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1965 Stacy 2022

Stacy Amezcua

January 17, 1965 — April 25, 2022

At the stroke of midnight on April 25, 2022, Stacy Amezcua passed away due to natural causes in her home in Cleves, Ohio. She spent the last week of her life receiving love and support from her immediate family: Oscar Amezcua, her husband; Nicole Mathis, her sister; Danielle and Evan Amezcua, her children. The underlying cause of death resulted from her decade-long struggle with Primary Progressive Multiple Sclerosis (PPMS)—an autoimmune disease that targets the brain’s white matter cells. PPMS gradually eroded Stacy’s physical and mental acuity over the years, leaving her disabled and unfit to care for herself. Among the worst symptoms was the ever persistent fading of the charismatic and self-possessed woman that people came to know and love.

On January 17th, 1965, Stacy Amezcua, named then as Stacy Mathis, was born in Las Vegas, Nevada to parents Gerald Wallace Mathis and Shannon Whitlock-Mathis. A few years later on April 30, 1968, she received a sister in her company, Nicole Mathis, and the two grew up together in a single-family home on Factor Ave. From an early age, Stacy demonstrated an enormous capacity in the performance arts, ranging from ballet, piano, debate, writing, and acting. Following her graduation from Bonanza High School in 1983, Stacy yearned to hone her acting talents and pursued minor modeling jobs for exposure. She would later apply and receive acceptance from the California School of Dramatic Arts and even Georgetown University.

She decided to take a year break before enrolling in college and found a steady job as a waitress at a Mexican restaurant franchise called Ricardo’s. It is here that fate, commonly disguised in life’s most mundane circumstances, would have her meet her future husband: Oscar Amezcua. Oscar’s recent pilgrimage from his native country of Mexico left him bereft of two things the average American needs: a job and a ride. He started working at Ricardo’s as a busboy and soon cinched a promotion to waiting tables—but reliable transportation proved to be a little more elusive. The night he asked Stacy altered their lives for the years to come. What normally was a quick detour to his home, turned into an hours-long bonding experience for the two. They would talk well into the wee-hours of the morning, and this became routine for the new-found friends many nights after the first.

The two were married on October 7th, 1989. They had a son, Evan Amezcua, born on September 25, 1991, and a daughter, Danielle Amezcua, born on January 10th, 1993.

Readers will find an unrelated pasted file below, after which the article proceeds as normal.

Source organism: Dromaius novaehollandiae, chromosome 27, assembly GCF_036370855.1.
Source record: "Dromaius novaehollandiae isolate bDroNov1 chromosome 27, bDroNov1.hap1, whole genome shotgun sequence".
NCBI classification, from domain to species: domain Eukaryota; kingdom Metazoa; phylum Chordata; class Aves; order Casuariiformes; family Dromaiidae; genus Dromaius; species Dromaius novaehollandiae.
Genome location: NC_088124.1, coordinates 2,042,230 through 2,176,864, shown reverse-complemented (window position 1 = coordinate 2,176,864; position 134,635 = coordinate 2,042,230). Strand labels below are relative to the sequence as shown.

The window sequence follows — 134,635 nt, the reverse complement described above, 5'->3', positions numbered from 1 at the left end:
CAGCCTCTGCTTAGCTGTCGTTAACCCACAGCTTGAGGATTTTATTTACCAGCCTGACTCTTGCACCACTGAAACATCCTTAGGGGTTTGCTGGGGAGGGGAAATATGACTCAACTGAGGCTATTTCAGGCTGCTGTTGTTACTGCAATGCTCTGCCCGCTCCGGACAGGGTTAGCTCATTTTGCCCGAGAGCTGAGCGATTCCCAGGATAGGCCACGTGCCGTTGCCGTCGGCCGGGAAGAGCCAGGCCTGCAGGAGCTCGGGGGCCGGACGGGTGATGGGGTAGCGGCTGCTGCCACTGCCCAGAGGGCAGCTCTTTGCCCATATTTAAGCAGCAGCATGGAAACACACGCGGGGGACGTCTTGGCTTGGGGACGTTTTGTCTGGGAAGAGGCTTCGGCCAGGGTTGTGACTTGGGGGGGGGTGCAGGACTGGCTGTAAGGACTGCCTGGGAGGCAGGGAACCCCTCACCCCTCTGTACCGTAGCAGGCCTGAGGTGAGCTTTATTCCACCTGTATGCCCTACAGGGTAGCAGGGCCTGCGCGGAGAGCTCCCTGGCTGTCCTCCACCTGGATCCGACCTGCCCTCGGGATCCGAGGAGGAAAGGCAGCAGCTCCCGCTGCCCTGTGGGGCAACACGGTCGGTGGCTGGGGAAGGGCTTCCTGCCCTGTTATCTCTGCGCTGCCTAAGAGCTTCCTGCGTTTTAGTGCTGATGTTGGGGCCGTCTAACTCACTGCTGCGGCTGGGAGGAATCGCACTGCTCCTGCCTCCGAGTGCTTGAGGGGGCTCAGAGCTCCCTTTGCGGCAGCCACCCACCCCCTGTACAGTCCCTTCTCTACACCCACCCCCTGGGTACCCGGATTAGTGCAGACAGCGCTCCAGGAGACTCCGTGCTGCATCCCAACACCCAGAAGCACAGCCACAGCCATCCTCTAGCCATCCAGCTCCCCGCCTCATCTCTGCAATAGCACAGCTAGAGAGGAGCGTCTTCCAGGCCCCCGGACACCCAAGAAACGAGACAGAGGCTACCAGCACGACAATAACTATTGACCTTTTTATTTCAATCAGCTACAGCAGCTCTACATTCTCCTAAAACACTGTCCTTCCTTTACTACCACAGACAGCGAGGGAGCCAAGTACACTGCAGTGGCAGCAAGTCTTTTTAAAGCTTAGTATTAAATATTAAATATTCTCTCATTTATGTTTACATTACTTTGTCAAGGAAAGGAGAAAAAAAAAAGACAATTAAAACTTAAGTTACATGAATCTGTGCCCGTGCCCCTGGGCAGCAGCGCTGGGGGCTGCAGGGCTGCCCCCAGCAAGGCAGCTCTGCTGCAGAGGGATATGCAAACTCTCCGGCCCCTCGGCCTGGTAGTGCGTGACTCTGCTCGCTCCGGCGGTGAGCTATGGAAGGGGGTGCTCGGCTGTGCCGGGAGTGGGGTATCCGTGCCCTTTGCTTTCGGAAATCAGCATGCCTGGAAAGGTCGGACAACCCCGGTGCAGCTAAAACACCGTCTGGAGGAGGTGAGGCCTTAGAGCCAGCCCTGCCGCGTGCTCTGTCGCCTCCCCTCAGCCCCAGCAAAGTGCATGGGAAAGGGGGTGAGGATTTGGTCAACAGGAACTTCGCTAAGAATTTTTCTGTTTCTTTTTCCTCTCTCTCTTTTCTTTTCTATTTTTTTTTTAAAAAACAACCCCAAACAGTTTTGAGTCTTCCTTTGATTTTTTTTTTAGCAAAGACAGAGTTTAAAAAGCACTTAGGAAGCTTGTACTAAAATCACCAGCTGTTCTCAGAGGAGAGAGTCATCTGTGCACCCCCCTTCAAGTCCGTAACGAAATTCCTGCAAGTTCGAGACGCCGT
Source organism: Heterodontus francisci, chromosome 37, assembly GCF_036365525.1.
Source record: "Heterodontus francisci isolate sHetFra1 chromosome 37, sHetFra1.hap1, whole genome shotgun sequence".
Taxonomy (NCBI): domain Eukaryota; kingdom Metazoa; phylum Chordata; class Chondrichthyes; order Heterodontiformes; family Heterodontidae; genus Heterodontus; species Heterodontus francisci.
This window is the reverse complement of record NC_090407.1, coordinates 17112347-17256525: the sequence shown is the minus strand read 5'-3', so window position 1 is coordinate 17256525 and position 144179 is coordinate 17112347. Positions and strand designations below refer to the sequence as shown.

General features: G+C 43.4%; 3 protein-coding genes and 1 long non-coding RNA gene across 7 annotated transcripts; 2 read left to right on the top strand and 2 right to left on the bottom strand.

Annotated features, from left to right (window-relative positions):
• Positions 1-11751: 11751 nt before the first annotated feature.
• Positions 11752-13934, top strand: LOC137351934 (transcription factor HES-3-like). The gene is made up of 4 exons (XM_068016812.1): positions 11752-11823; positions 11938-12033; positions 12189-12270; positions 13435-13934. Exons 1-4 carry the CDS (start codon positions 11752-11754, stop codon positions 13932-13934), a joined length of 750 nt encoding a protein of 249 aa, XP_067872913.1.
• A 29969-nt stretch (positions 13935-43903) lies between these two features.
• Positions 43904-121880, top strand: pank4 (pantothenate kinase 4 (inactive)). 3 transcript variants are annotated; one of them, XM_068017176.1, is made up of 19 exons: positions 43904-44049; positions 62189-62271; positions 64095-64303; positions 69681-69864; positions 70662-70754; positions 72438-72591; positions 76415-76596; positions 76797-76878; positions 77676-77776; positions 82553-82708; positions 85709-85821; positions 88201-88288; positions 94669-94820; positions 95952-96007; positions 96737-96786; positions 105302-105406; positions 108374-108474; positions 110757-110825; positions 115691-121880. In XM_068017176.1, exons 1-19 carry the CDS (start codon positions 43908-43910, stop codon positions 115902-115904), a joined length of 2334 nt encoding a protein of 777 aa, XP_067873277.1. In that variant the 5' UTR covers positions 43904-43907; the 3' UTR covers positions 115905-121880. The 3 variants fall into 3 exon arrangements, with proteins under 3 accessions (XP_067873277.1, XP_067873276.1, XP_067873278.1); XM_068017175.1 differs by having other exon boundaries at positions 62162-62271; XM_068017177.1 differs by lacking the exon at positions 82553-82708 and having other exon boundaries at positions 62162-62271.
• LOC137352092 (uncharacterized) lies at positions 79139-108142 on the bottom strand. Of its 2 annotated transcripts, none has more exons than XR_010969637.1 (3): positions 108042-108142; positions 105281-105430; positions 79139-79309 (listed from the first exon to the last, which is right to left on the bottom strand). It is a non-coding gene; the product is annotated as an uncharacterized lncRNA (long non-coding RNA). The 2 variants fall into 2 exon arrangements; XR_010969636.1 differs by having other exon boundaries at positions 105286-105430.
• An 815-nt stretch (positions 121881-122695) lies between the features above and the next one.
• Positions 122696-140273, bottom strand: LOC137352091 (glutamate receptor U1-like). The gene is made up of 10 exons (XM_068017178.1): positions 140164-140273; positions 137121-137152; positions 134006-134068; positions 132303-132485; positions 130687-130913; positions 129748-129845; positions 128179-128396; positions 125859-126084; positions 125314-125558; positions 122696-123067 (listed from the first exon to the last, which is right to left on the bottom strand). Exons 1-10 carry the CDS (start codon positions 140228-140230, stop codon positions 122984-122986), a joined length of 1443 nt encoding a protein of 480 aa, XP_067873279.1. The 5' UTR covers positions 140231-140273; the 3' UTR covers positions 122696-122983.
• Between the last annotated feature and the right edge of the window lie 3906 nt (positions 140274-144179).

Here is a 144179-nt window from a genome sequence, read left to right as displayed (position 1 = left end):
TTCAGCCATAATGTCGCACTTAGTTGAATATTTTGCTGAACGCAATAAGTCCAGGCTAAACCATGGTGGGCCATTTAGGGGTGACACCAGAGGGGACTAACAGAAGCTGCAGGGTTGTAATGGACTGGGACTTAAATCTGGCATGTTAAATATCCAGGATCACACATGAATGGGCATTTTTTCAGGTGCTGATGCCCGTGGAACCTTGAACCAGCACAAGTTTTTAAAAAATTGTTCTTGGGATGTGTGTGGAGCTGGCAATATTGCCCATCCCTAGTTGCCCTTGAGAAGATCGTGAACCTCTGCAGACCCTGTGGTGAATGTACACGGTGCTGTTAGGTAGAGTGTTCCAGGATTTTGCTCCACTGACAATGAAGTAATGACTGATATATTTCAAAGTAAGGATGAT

In the early nineties, Stacy found full-time work as a licensed masseuse, while Oscar worked at Citibank and part-time at American Airlines. Yearning for a more stimulating and profitable trade, they began research about real estate and property investing. They bought a newly built home in June of 1990, the first completed residence in the up and coming Whitney Ranch neighborhood. To save money, Stacy taught herself the necessary home-builder trades: carpentry, flooring, plumbing, electrical work, painting, and, her personal favorite, design. The couple proved to be a capable and excellent team, and their efforts raised the market value of their first property.

Over the years, they would acquire a few more properties, fabricate necessary renovations, and list them as rental properties. They eventually moved and settled in Wilmington, North Carolina in 2006, yearning for a change in scenery and more favorable property market prospects. While at the height of their success, fate had intervened once more. The Global Financial Crisis of 2007 had effectively crippled their real estate business. But not wanting to give in to hopelessness, Stacy realigned her focus to becoming an Ultrasound technician, seeking job security and an intellectually stimulating trade. Though bright, steadfast, and strong-willed, fate proved more persistent. Her diagnosis of PPMS in 2012 robbed her of all physical and mental autonomy.

In the years following her diagnosis, her husband and children devoted all their efforts to maintaining her health and care. Never did they consider sending her to a nursing home or facility, never did they give up on seeking out alternative treatments and operations, and never did they feel comfortable without at least one of them by her side at all times. They had loved and adored the woman who had spent her entire life trying to build a better one for her family.

For her final request, Stacy asked for her ashes to be scattered near the ocean. Her family will see to her request in a private ceremony. She asked for no other service to be held.
To order memorial trees or send flowers to the family in memory of Stacy Amezcua, please visit our flower store.

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